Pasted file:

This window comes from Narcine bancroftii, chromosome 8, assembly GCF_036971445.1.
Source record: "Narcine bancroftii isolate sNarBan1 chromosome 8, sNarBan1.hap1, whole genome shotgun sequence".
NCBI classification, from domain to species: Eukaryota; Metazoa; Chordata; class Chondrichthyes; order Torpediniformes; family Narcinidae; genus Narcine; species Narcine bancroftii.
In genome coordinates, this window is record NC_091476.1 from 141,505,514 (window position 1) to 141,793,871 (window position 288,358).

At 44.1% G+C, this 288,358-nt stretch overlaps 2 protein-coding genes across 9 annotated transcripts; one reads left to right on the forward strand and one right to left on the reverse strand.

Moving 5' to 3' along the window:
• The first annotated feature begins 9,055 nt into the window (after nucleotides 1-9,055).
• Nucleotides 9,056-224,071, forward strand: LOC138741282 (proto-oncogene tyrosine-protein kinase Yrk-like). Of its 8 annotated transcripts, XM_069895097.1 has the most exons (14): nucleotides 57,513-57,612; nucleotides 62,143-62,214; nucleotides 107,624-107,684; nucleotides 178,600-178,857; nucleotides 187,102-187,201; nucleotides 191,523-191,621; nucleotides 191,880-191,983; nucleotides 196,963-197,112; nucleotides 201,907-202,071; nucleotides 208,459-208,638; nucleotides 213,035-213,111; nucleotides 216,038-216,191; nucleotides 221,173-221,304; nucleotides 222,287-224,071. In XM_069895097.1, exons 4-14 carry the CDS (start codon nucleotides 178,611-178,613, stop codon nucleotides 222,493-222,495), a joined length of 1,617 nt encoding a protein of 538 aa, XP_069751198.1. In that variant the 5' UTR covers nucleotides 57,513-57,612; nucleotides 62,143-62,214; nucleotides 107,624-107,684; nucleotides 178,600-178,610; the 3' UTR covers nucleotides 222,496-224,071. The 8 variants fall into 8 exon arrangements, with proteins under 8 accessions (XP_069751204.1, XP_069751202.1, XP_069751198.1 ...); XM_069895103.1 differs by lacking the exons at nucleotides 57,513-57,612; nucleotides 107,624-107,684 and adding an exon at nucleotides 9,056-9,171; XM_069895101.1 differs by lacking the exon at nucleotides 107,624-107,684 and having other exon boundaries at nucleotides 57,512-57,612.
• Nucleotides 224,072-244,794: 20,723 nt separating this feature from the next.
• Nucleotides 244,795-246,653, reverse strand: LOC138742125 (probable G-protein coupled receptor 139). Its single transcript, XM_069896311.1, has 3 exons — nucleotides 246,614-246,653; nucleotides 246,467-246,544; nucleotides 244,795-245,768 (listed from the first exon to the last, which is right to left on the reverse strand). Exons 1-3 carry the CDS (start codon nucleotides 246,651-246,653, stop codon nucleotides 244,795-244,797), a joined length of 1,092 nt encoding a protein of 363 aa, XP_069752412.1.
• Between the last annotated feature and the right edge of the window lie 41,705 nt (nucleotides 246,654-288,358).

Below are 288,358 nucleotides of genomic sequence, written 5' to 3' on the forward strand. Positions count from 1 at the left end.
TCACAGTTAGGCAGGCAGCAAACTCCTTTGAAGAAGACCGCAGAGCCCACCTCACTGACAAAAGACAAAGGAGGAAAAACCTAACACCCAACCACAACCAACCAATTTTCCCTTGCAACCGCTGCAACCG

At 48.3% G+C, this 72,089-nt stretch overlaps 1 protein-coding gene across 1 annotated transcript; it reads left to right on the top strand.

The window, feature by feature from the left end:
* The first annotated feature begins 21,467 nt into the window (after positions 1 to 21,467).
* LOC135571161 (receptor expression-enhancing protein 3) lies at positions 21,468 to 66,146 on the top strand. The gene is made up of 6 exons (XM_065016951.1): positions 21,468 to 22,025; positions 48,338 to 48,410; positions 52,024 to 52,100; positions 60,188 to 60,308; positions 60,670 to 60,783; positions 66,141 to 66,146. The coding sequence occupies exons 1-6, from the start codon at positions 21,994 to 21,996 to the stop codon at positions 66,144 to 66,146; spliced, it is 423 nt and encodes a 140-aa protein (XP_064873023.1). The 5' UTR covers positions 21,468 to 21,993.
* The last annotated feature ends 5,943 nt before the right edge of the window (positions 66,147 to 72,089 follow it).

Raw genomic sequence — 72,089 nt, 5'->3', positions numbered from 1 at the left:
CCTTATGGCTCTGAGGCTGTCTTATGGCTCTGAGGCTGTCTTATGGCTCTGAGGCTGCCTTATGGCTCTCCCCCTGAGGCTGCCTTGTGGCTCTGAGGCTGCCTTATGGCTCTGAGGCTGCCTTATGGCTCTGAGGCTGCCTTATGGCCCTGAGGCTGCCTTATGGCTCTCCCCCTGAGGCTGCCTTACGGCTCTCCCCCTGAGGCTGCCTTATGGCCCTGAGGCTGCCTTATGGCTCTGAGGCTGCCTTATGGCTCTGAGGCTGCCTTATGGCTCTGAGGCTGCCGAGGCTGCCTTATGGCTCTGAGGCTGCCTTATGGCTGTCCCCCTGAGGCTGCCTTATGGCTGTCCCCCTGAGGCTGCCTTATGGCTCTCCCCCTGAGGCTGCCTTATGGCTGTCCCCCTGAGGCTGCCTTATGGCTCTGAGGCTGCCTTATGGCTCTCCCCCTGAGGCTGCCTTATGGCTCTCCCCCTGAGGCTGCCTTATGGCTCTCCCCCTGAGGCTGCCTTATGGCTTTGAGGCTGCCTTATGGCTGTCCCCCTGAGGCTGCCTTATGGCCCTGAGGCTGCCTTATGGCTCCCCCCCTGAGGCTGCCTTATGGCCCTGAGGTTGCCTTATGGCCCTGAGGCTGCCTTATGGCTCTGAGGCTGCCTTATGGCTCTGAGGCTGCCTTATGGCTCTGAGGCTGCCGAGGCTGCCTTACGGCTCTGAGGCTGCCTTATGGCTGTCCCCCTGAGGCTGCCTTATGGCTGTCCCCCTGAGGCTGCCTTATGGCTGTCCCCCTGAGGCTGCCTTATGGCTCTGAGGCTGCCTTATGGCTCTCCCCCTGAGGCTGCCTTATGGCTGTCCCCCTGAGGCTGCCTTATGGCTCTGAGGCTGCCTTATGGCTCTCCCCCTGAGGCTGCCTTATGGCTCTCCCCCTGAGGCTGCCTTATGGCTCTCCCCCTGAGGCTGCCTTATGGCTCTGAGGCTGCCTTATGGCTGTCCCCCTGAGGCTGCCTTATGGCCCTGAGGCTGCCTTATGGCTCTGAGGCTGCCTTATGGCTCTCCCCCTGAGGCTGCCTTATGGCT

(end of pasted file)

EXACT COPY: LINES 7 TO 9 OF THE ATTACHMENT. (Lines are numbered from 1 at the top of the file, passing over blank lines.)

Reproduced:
• The first annotated feature begins 9,055 nt into the window (after nucleotides 1-9,055).
• Nucleotides 9,056-224,071, forward strand: LOC138741282 (proto-oncogene tyrosine-protein kinase Yrk-like). Of its 8 annotated transcripts, XM_069895097.1 has the most exons (14): nucleotides 57,513-57,612; nucleotides 62,143-62,214; nucleotides 107,624-107,684; nucleotides 178,600-178,857; nucleotides 187,102-187,201; nucleotides 191,523-191,621; nucleotides 191,880-191,983; nucleotides 196,963-197,112; nucleotides 201,907-202,071; nucleotides 208,459-208,638; nucleotides 213,035-213,111; nucleotides 216,038-216,191; nucleotides 221,173-221,304; nucleotides 222,287-224,071. In XM_069895097.1, exons 4-14 carry the CDS (start codon nucleotides 178,611-178,613, stop codon nucleotides 222,493-222,495), a joined length of 1,617 nt encoding a protein of 538 aa, XP_069751198.1. In that variant the 5' UTR covers nucleotides 57,513-57,612; nucleotides 62,143-62,214; nucleotides 107,624-107,684; nucleotides 178,600-178,610; the 3' UTR covers nucleotides 222,496-224,071. The 8 variants fall into 8 exon arrangements, with proteins under 8 accessions (XP_069751204.1, XP_069751202.1, XP_069751198.1 ...); XM_069895103.1 differs by lacking the exons at nucleotides 57,513-57,612; nucleotides 107,624-107,684 and adding an exon at nucleotides 9,056-9,171; XM_069895101.1 differs by lacking the exon at nucleotides 107,624-107,684 and having other exon boundaries at nucleotides 57,512-57,612.
• Nucleotides 224,072-244,794: 20,723 nt separating this feature from the next.